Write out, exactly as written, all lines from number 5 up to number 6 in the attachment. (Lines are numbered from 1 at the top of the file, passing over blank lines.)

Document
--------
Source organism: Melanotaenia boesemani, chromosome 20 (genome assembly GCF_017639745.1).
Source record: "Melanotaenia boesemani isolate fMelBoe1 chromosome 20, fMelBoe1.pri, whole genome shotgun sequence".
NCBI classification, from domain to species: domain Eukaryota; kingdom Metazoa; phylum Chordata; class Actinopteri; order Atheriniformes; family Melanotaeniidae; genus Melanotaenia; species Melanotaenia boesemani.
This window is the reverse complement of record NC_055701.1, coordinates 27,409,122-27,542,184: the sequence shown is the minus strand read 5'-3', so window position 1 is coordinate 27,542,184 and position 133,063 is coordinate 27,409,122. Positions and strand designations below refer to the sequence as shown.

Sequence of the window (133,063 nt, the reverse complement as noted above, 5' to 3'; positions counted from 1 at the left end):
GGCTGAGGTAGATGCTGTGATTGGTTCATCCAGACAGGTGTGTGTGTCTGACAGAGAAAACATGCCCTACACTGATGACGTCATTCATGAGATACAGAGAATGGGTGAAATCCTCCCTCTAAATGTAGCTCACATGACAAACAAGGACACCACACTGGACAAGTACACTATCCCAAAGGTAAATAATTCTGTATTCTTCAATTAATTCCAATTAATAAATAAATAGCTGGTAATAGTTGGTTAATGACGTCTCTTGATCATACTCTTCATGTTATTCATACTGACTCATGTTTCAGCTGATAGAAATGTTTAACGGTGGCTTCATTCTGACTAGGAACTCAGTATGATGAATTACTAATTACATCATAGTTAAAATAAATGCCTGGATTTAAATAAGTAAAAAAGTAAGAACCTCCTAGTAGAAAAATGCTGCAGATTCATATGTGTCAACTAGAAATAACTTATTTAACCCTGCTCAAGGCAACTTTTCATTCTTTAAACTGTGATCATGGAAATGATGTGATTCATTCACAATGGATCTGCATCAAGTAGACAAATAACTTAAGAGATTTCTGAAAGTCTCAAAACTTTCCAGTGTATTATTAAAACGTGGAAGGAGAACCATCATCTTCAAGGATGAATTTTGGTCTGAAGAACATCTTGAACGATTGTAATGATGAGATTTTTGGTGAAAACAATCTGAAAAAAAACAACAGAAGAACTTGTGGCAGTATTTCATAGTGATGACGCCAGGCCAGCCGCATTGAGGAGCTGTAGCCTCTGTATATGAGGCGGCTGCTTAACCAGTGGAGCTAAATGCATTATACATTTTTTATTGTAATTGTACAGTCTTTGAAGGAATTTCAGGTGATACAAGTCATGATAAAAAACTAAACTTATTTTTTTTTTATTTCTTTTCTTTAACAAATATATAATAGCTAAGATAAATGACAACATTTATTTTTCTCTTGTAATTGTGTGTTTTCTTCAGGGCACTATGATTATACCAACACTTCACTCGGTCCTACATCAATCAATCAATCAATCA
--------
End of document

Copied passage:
Sequence of the window (133,063 nt, the reverse complement as noted above, 5' to 3'; positions counted from 1 at the left end):
GGCTGAGGTAGATGCTGTGATTGGTTCATCCAGACAGGTGTGTGTGTCTGACAGAGAAAACATGCCCTACACTGATGACGTCATTCATGAGATACAGAGAATGGGTGAAATCCTCCCTCTAAATGTAGCTCACATGACAAACAAGGACACCACACTGGACAAGTACACTATCCCAAAGGTAAATAATTCTGTATTCTTCAATTAATTCCAATTAATAAATAAATAGCTGGTAATAGTTGGTTAATGACGTCTCTTGATCATACTCTTCATGTTATTCATACTGACTCATGTTTCAGCTGATAGAAATGTTTAACGGTGGCTTCATTCTGACTAGGAACTCAGTATGATGAATTACTAATTACATCATAGTTAAAATAAATGCCTGGATTTAAATAAGTAAAAAAGTAAGAACCTCCTAGTAGAAAAATGCTGCAGATTCATATGTGTCAACTAGAAATAACTTATTTAACCCTGCTCAAGGCAACTTTTCATTCTTTAAACTGTGATCATGGAAATGATGTGATTCATTCACAATGGATCTGCATCAAGTAGACAAATAACTTAAGAGATTTCTGAAAGTCTCAAAACTTTCCAGTGTATTATTAAAACGTGGAAGGAGAACCATCATCTTCAAGGATGAATTTTGGTCTGAAGAACATCTTGAACGATTGTAATGATGAGATTTTTGGTGAAAACAATCTGAAAAAAAACAACAGAAGAACTTGTGGCAGTATTTCATAGTGATGACGCCAGGCCAGCCGCATTGAGGAGCTGTAGCCTCTGTATATGAGGCGGCTGCTTAACCAGTGGAGCTAAATGCATTATACATTTTTTATTGTAATTGTACAGTCTTTGAAGGAATTTCAGGTGATACAAGTCATGATAAAAAACTAAACTTATTTTTTTTTTATTTCTTTTCTTTAACAAATATATAATAGCTAAGATAAATGACAACATTTATTTTTCTCTTGTAATTGTGTGTTTTCTTCAGGGCACTATGATTATACCAACACTTCACTCGGTCCTACATCAATCAATCAATCAATCA